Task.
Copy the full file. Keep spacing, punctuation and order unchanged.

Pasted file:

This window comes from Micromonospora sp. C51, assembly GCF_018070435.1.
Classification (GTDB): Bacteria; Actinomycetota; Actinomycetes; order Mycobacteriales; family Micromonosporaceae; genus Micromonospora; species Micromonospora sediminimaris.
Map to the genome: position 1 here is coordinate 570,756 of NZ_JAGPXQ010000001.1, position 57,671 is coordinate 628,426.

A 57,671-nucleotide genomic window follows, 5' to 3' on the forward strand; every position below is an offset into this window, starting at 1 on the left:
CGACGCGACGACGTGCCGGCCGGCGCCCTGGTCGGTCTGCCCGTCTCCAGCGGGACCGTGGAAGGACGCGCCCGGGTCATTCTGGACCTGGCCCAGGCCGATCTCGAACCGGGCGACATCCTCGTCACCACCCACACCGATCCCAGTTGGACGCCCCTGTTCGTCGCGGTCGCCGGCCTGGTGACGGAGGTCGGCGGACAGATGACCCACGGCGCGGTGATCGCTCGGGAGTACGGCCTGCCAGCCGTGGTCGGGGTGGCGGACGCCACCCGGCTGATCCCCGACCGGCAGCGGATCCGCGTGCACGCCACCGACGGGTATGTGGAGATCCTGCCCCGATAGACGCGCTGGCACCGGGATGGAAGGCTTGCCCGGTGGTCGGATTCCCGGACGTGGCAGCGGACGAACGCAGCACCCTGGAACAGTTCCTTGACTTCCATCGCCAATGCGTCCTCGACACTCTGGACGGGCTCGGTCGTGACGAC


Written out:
This window comes from Micromonospora sp. C51, assembly GCF_018070435.1.
Classification (GTDB): Bacteria; Actinomycetota; Actinomycetes; order Mycobacteriales; family Micromonosporaceae; genus Micromonospora; species Micromonospora sediminimaris.
Map to the genome: position 1 here is coordinate 570,756 of NZ_JAGPXQ010000001.1, position 57,671 is coordinate 628,426.

A 57,671-nucleotide genomic window follows, 5' to 3' on the forward strand; every position below is an offset into this window, starting at 1 on the left:
CGACGCGACGACGTGCCGGCCGGCGCCCTGGTCGGTCTGCCCGTCTCCAGCGGGACCGTGGAAGGACGCGCCCGGGTCATTCTGGACCTGGCCCAGGCCGATCTCGAACCGGGCGACATCCTCGTCACCACCCACACCGATCCCAGTTGGACGCCCCTGTTCGTCGCGGTCGCCGGCCTGGTGACGGAGGTCGGCGGACAGATGACCCACGGCGCGGTGATCGCTCGGGAGTACGGCCTGCCAGCCGTGGTCGGGGTGGCGGACGCCACCCGGCTGATCCCCGACCGGCAGCGGATCCGCGTGCACGCCACCGACGGGTATGTGGAGATCCTGCCCCGATAGACGCGCTGGCACCGGGATGGAAGGCTTGCCCGGTGGTCGGATTCCCGGACGTGGCAGCGGACGAACGCAGCACCCTGGAACAGTTCCTTGACTTCCATCGCCAATGCGTCCTCGACACTCTGGACGGGCTCGGTCGTGACGAC